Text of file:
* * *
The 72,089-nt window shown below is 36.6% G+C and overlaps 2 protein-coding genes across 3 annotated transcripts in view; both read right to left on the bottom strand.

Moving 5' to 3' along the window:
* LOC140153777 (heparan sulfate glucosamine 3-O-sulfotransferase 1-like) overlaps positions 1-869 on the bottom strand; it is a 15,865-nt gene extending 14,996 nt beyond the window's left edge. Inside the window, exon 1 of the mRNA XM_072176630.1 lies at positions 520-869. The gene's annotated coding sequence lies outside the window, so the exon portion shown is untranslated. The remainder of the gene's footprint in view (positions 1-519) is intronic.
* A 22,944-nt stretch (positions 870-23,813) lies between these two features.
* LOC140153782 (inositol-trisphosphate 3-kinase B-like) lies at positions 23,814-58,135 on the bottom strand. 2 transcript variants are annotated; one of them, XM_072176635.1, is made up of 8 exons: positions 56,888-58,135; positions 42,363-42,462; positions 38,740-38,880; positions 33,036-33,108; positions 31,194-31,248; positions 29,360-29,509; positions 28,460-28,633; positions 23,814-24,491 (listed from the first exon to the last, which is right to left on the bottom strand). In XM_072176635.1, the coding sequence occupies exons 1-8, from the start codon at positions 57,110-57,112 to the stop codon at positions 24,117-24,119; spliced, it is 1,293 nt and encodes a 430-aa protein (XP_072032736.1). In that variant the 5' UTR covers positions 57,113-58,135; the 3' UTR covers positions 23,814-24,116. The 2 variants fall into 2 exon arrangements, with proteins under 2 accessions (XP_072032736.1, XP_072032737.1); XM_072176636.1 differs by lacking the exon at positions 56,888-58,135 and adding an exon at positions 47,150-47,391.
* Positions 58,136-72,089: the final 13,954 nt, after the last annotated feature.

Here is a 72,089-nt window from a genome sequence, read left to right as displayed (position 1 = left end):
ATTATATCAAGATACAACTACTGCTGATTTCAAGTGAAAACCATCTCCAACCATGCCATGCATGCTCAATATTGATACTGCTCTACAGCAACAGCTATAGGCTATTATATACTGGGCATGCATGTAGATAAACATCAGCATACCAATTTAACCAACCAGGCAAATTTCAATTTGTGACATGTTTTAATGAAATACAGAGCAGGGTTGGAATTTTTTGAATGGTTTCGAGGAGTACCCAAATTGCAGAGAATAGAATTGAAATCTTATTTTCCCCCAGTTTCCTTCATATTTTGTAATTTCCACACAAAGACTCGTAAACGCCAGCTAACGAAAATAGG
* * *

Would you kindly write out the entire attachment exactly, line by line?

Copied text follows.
The 72,089-nt window shown below is 36.6% G+C and overlaps 2 protein-coding genes across 3 annotated transcripts in view; both read right to left on the bottom strand.

Moving 5' to 3' along the window:
* LOC140153777 (heparan sulfate glucosamine 3-O-sulfotransferase 1-like) overlaps positions 1-869 on the bottom strand; it is a 15,865-nt gene extending 14,996 nt beyond the window's left edge. Inside the window, exon 1 of the mRNA XM_072176630.1 lies at positions 520-869. The gene's annotated coding sequence lies outside the window, so the exon portion shown is untranslated. The remainder of the gene's footprint in view (positions 1-519) is intronic.
* A 22,944-nt stretch (positions 870-23,813) lies between these two features.
* LOC140153782 (inositol-trisphosphate 3-kinase B-like) lies at positions 23,814-58,135 on the bottom strand. 2 transcript variants are annotated; one of them, XM_072176635.1, is made up of 8 exons: positions 56,888-58,135; positions 42,363-42,462; positions 38,740-38,880; positions 33,036-33,108; positions 31,194-31,248; positions 29,360-29,509; positions 28,460-28,633; positions 23,814-24,491 (listed from the first exon to the last, which is right to left on the bottom strand). In XM_072176635.1, the coding sequence occupies exons 1-8, from the start codon at positions 57,110-57,112 to the stop codon at positions 24,117-24,119; spliced, it is 1,293 nt and encodes a 430-aa protein (XP_072032736.1). In that variant the 5' UTR covers positions 57,113-58,135; the 3' UTR covers positions 23,814-24,116. The 2 variants fall into 2 exon arrangements, with proteins under 2 accessions (XP_072032736.1, XP_072032737.1); XM_072176636.1 differs by lacking the exon at positions 56,888-58,135 and adding an exon at positions 47,150-47,391.
* Positions 58,136-72,089: the final 13,954 nt, after the last annotated feature.

Here is a 72,089-nt window from a genome sequence, read left to right as displayed (position 1 = left end):
ATTATATCAAGATACAACTACTGCTGATTTCAAGTGAAAACCATCTCCAACCATGCCATGCATGCTCAATATTGATACTGCTCTACAGCAACAGCTATAGGCTATTATATACTGGGCATGCATGTAGATAAACATCAGCATACCAATTTAACCAACCAGGCAAATTTCAATTTGTGACATGTTTTAATGAAATACAGAGCAGGGTTGGAATTTTTTGAATGGTTTCGAGGAGTACCCAAATTGCAGAGAATAGAATTGAAATCTTATTTTCCCCCAGTTTCCTTCATATTTTGTAATTTCCACACAAAGACTCGTAAACGCCAGCTAACGAAAATAGG